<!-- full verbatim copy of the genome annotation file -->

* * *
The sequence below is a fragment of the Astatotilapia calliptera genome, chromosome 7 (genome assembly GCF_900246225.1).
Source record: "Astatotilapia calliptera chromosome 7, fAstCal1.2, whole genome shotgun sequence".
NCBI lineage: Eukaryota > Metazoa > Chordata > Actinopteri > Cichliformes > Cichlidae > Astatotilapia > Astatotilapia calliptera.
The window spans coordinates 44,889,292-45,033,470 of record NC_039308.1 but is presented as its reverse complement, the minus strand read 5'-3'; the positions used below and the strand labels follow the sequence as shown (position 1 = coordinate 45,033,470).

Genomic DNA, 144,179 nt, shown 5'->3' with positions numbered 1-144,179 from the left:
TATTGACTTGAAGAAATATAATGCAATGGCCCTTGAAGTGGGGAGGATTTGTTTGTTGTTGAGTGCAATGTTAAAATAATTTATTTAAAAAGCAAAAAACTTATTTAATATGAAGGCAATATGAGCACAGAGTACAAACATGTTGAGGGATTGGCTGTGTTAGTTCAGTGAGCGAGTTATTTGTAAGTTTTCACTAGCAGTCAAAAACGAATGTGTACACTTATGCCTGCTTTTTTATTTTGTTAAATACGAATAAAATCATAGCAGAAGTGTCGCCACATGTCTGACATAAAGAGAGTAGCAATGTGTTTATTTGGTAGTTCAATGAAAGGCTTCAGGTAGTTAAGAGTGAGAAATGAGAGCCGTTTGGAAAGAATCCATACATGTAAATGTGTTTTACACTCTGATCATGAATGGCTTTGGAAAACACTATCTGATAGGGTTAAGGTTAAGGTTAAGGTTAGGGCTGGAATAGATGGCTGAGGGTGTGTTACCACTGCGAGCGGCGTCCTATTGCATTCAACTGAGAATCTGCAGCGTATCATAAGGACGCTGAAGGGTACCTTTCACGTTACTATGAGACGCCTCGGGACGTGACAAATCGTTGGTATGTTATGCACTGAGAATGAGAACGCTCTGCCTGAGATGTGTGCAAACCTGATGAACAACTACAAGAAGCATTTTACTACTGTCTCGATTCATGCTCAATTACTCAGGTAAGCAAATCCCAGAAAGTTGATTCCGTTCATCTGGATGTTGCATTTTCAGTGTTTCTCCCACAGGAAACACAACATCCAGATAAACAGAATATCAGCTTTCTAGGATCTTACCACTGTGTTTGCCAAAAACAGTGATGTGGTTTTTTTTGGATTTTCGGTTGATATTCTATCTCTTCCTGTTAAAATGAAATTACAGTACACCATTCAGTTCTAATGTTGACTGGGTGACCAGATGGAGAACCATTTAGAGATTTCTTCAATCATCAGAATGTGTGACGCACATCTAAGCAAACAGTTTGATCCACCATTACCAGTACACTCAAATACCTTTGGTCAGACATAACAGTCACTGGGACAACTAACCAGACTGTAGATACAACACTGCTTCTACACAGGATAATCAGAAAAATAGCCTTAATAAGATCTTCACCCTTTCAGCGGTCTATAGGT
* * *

The sequence below is a fragment of the Astatotilapia calliptera genome, chromosome 7 (genome assembly GCF_900246225.1).
Source record: "Astatotilapia calliptera chromosome 7, fAstCal1.2, whole genome shotgun sequence".
NCBI lineage: Eukaryota > Metazoa > Chordata > Actinopteri > Cichliformes > Cichlidae > Astatotilapia > Astatotilapia calliptera.
The window spans coordinates 44,889,292-45,033,470 of record NC_039308.1 but is presented as its reverse complement, the minus strand read 5'-3'; the positions used below and the strand labels follow the sequence as shown (position 1 = coordinate 45,033,470).

Genomic DNA, 144,179 nt, shown 5'->3' with positions numbered 1-144,179 from the left:
TATTGACTTGAAGAAATATAATGCAATGGCCCTTGAAGTGGGGAGGATTTGTTTGTTGTTGAGTGCAATGTTAAAATAATTTATTTAAAAAGCAAAAAACTTATTTAATATGAAGGCAATATGAGCACAGAGTACAAACATGTTGAGGGATTGGCTGTGTTAGTTCAGTGAGCGAGTTATTTGTAAGTTTTCACTAGCAGTCAAAAACGAATGTGTACACTTATGCCTGCTTTTTTATTTTGTTAAATACGAATAAAATCATAGCAGAAGTGTCGCCACATGTCTGACATAAAGAGAGTAGCAATGTGTTTATTTGGTAGTTCAATGAAAGGCTTCAGGTAGTTAAGAGTGAGAAATGAGAGCCGTTTGGAAAGAATCCATACATGTAAATGTGTTTTACACTCTGATCATGAATGGCTTTGGAAAACACTATCTGATAGGGTTAAGGTTAAGGTTAAGGTTAGGGCTGGAATAGATGGCTGAGGGTGTGTTACCACTGCGAGCGGCGTCCTATTGCATTCAACTGAGAATCTGCAGCGTATCATAAGGACGCTGAAGGGTACCTTTCACGTTACTATGAGACGCCTCGGGACGTGACAAATCGTTGGTATGTTATGCACTGAGAATGAGAACGCTCTGCCTGAGATGTGTGCAAACCTGATGAACAACTACAAGAAGCATTTTACTACTGTCTCGATTCATGCTCAATTACTCAGGTAAGCAAATCCCAGAAAGTTGATTCCGTTCATCTGGATGTTGCATTTTCAGTGTTTCTCCCACAGGAAACACAACATCCAGATAAACAGAATATCAGCTTTCTAGGATCTTACCACTGTGTTTGCCAAAAACAGTGATGTGGTTTTTTTTGGATTTTCGGTTGATATTCTATCTCTTCCTGTTAAAATGAAATTACAGTACACCATTCAGTTCTAATGTTGACTGGGTGACCAGATGGAGAACCATTTAGAGATTTCTTCAATCATCAGAATGTGTGACGCACATCTAAGCAAACAGTTTGATCCACCATTACCAGTACACTCAAATACCTTTGGTCAGACATAACAGTCACTGGGACAACTAACCAGACTGTAGATACAACACTGCTTCTACACAGGATAATCAGAAAAATAGCCTTAATAAGATCTTCACCCTTTCAGCGGTCTATAGGT